A little known secret about me is that I am full blown obsessed with the shows House Hunters and House Hunters International on HGTV. And then there’s Island Hunters! Did you know there are actually people out there shopping for islands?!
I’ve been watching them both for years and they never get old…
I LOVE living here…that comes as no surprise…but, I’d be lying if I didn’t find myself watching episodes of couples picking up everything and moving to some beachfront location on some tropical island paradise. I live vicariously through them for 30 or 60 minutes whenever possible. Dork, I know.
So, yesterday, upon finding a vulnerable little hermit crab at Cape Hedge Beach who was “between houses,” my boys suggested we conduct our own beachfront version of House Hunters. We found several shell options for the squishy little guy, placed him and them under a clump of seaweed as much protected from hungry seagulls and bigger crabs as possible, and let him do his thing.
We watched him for a bit, but he was shy so we left him alone to take a look around his potential new residences. We weren’t sure what he was looking for…striped, solid, beach chic, room to grow, open floor plan, comfy cozy, etc.
When we went back later to check, he was gone. The boys were thrilled….even though there was no commission to be gained.
House Hunters International
The finback whale that has traveled the currents of the Boston and the North Shore to rest, post-Superstorm Sandy, on Cape Hedge beach, was taken apart by a team of hearty souls armed with butcher knives and a whetstone this morning. It looked like bloody hard work, hacking away gigantic pieces of flesh and whale muscle from gigantic bones. Like butchering a school bus. Most of the people wielding the knives looked suitably attired with commercial rain gear covering all the parts that mattered, but a few looked like they had drifted over from the North Shore Mall with only sweatpants — sweatpants! — standing between their own flesh and that of the whale. Thousands of pounds of rotting whale flesh. I’m just guessing that those sweatpants, having absorbed dead whale moisture, are going straight into the trash can just off the beach, as it would be better to ride home naked than wearing sweatpants saturated with the smell of long-dead marine life.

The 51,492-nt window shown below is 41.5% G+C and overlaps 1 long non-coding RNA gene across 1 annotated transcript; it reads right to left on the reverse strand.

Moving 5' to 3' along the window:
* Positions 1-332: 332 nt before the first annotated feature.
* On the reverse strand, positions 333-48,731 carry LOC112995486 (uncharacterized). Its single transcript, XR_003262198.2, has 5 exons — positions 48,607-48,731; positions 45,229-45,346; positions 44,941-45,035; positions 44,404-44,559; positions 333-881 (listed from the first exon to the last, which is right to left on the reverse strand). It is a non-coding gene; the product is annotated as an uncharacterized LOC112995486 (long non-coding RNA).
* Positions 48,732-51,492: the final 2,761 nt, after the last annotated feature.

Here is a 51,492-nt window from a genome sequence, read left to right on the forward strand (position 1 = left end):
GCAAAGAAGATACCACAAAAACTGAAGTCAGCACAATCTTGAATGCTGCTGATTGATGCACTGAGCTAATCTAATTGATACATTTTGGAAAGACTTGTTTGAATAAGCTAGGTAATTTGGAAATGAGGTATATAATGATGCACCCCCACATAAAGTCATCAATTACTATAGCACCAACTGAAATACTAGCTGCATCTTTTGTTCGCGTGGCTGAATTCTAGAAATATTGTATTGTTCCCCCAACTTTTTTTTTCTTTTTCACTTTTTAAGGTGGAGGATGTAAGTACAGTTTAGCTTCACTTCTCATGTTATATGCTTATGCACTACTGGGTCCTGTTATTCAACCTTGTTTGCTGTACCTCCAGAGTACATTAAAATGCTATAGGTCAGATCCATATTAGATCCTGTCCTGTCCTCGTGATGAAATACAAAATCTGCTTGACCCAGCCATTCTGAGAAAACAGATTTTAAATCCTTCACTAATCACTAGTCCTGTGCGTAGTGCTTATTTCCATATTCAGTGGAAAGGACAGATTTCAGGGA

The smell was epic when you were downwind, and on the car ride on the way home the air began to fill with an aroma suspiciously similar to that of our dead friend. It turns out that my 3-year-old managed to step in an infinitestimal string of whale flesh residue. His little shoes will probably be a casualty of the day along with the whale team members’ sweatpants.
It was an amazing sight and hats off to the team from Mass Wildlife and the New England Aquarium and the guy at the Rockport DPW who handled the backhoe with the delicacy of a surgeon. It was a rare privilege to see, here in New England and in this high-tech age, people on the beach breaking down a whale by hand, just like our ancestors. But in this case the whale died of natural causes and even better, he will live on in perpetuity, recreated piece by piece for display in a museum. Experiences like this remind me that living here on Cape Ann is a rare sort of gift.
The spinal cord
Whale butchering as a Family Field Trip! The 6-year-old is grossed out. The 3-year-old seems confused. The baby (not shown) just seems bored.
Jawbones of the whale: the first pieces of the skeleton loaded into the trailer.
kim diebboll forwards-
here’s a few photos of the whale now that he’s resting on cape hedge beach. he’s looking rather sad and pretty beat up. the guts which i saw over by pebble beach yesterday, were cleaned up by the town today, so they are gone now.
i guess this is his last day, as i hear he is being removed tomorrow.